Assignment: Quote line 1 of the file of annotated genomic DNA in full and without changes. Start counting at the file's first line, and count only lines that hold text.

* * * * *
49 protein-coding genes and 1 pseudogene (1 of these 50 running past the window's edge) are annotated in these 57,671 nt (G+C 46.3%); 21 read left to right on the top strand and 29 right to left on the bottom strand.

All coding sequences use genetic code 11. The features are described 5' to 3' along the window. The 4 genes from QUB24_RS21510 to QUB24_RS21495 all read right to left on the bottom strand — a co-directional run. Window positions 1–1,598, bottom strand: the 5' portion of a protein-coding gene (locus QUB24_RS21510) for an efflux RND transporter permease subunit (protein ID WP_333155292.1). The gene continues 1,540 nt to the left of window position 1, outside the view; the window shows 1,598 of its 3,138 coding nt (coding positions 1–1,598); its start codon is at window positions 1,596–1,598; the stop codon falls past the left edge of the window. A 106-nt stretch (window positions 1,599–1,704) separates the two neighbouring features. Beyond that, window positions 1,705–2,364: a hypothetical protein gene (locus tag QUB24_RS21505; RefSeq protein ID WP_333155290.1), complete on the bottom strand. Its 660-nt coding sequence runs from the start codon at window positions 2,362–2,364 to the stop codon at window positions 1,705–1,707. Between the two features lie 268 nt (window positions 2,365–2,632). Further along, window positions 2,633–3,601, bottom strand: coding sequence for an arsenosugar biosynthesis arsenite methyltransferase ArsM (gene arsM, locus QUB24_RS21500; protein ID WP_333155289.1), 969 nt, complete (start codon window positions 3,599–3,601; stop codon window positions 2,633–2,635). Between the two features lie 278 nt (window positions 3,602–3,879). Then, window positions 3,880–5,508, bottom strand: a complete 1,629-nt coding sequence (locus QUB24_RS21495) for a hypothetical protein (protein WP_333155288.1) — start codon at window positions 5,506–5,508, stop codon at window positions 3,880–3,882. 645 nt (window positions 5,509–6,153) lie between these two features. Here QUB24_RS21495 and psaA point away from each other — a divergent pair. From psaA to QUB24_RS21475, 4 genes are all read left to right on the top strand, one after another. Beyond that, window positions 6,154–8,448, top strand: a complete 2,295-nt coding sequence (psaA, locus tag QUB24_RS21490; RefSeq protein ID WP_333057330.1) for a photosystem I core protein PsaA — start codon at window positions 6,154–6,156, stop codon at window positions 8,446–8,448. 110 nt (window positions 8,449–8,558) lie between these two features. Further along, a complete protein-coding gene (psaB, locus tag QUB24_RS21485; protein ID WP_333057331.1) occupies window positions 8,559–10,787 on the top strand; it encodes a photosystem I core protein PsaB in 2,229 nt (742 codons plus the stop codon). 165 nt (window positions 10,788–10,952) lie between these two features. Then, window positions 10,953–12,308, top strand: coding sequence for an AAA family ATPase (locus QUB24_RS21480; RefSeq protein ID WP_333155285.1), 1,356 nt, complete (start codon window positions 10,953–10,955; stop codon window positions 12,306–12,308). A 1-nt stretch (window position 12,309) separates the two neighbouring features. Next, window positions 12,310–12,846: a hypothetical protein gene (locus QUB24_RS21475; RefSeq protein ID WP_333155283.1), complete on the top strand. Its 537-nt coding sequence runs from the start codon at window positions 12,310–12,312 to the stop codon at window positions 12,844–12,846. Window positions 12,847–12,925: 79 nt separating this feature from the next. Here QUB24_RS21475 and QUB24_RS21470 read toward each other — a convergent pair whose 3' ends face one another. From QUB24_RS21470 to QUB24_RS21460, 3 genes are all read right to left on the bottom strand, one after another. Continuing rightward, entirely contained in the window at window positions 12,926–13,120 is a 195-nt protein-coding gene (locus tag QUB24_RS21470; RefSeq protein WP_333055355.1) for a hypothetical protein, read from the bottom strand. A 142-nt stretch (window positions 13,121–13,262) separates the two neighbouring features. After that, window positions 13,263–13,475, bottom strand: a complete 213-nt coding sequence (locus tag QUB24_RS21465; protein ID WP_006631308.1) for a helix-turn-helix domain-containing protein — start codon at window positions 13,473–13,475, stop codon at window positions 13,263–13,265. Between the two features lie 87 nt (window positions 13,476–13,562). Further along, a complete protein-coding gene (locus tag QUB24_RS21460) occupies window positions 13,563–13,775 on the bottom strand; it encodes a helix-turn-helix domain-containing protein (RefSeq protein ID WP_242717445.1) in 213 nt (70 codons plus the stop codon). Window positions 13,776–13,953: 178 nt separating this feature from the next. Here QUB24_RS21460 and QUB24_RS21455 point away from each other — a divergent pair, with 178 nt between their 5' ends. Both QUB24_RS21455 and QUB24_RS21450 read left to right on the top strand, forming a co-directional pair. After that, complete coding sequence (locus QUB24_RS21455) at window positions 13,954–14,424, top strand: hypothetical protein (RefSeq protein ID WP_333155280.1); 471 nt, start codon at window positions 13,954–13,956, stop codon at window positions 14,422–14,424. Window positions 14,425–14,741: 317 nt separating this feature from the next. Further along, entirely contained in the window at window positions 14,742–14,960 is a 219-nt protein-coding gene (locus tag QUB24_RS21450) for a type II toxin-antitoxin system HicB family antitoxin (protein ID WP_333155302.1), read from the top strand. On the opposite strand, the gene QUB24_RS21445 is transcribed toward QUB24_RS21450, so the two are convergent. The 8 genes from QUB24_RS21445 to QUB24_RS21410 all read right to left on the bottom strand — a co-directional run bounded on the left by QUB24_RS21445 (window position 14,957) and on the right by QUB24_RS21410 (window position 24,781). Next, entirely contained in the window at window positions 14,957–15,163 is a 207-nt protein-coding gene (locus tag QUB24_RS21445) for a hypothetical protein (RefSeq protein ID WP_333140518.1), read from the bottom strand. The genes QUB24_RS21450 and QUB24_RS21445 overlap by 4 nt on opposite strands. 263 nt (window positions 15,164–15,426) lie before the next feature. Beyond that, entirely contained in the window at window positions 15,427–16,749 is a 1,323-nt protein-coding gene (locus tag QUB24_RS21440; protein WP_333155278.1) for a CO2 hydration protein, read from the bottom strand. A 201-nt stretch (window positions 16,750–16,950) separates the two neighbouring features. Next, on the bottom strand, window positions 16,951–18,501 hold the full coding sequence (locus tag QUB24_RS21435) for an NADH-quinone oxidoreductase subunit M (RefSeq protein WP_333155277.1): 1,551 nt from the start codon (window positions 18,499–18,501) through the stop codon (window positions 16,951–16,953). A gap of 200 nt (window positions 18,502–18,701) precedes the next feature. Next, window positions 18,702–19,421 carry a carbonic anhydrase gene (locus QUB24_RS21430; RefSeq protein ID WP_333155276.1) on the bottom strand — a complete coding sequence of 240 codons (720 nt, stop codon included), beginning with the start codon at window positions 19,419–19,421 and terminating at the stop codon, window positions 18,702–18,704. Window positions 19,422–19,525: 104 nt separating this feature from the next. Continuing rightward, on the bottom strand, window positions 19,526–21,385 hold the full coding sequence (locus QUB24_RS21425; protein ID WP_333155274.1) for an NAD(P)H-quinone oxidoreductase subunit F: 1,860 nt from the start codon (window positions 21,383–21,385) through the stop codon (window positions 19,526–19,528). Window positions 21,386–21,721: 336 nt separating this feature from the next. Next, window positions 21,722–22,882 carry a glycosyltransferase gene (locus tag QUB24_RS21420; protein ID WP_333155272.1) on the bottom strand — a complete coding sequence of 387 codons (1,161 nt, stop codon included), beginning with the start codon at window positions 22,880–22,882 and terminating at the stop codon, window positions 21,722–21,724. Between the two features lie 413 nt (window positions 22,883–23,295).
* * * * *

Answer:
49 protein-coding genes and 1 pseudogene (1 of these 50 running past the window's edge) are annotated in these 57,671 nt (G+C 46.3%); 21 read left to right on the top strand and 29 right to left on the bottom strand.